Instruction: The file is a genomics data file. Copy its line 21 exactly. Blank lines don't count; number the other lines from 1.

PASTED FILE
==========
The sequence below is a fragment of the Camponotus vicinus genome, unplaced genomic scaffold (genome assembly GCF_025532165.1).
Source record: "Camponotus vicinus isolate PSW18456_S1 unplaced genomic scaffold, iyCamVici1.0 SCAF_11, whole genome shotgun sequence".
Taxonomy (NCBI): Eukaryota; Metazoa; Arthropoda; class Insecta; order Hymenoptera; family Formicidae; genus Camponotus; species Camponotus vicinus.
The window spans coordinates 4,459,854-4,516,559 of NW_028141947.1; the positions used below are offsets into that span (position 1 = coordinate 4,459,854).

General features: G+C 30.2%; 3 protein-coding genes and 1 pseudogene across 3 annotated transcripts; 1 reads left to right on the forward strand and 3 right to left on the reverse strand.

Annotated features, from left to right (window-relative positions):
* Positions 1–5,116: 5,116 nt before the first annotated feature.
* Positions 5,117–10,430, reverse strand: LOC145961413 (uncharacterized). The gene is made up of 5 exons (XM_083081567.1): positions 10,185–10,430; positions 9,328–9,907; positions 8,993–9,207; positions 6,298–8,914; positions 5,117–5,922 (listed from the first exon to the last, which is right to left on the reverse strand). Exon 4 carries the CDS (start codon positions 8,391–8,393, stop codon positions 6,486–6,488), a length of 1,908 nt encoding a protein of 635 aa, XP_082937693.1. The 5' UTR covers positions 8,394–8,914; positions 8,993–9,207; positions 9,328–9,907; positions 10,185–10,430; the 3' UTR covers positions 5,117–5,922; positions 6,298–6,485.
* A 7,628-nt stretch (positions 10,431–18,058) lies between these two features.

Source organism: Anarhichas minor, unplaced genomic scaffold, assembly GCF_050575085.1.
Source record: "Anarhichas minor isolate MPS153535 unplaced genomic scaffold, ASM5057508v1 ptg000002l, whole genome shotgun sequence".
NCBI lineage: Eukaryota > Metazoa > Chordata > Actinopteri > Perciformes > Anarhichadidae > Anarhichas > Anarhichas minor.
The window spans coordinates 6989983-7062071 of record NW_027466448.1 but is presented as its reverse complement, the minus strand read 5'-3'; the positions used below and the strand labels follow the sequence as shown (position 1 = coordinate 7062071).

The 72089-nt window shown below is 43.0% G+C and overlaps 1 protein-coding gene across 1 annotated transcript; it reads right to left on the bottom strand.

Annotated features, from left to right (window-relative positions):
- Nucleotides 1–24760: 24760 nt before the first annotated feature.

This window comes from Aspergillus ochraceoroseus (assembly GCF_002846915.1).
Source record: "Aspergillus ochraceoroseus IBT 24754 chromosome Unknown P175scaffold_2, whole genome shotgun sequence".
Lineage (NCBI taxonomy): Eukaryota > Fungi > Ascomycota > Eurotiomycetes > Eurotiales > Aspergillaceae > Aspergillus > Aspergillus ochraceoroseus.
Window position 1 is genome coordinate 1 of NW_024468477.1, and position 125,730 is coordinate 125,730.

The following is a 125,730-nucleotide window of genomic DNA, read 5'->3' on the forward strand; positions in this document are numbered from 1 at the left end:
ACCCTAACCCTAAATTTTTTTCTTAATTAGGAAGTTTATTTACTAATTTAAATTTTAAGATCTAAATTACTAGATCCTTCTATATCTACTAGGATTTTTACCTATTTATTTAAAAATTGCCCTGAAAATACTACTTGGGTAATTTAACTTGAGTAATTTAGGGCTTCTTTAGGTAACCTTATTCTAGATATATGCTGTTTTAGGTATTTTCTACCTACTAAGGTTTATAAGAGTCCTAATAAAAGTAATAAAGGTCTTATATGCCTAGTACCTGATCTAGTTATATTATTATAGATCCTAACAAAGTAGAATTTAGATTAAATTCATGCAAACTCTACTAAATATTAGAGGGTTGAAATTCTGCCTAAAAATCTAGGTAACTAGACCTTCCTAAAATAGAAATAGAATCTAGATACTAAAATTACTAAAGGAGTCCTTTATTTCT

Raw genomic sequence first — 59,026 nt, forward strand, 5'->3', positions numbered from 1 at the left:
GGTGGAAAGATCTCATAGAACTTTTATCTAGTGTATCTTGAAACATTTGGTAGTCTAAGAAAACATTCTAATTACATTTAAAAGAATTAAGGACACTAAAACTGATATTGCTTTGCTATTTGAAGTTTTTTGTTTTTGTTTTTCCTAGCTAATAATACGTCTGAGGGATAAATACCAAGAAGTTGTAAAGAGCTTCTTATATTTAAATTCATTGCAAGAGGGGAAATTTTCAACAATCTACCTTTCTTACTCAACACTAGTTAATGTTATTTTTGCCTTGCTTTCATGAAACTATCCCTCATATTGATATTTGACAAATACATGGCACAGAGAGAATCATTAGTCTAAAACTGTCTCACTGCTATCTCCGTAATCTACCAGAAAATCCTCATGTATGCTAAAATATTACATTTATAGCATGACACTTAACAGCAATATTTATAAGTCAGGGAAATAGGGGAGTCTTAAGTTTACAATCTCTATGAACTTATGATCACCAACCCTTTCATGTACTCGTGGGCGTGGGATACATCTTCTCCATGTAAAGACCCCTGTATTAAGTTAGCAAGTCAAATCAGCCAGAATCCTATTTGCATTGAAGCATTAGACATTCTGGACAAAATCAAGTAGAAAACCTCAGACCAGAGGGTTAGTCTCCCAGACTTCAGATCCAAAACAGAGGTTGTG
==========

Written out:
The following is a 125,730-nucleotide window of genomic DNA, read 5'->3' on the forward strand; positions in this document are numbered from 1 at the left end: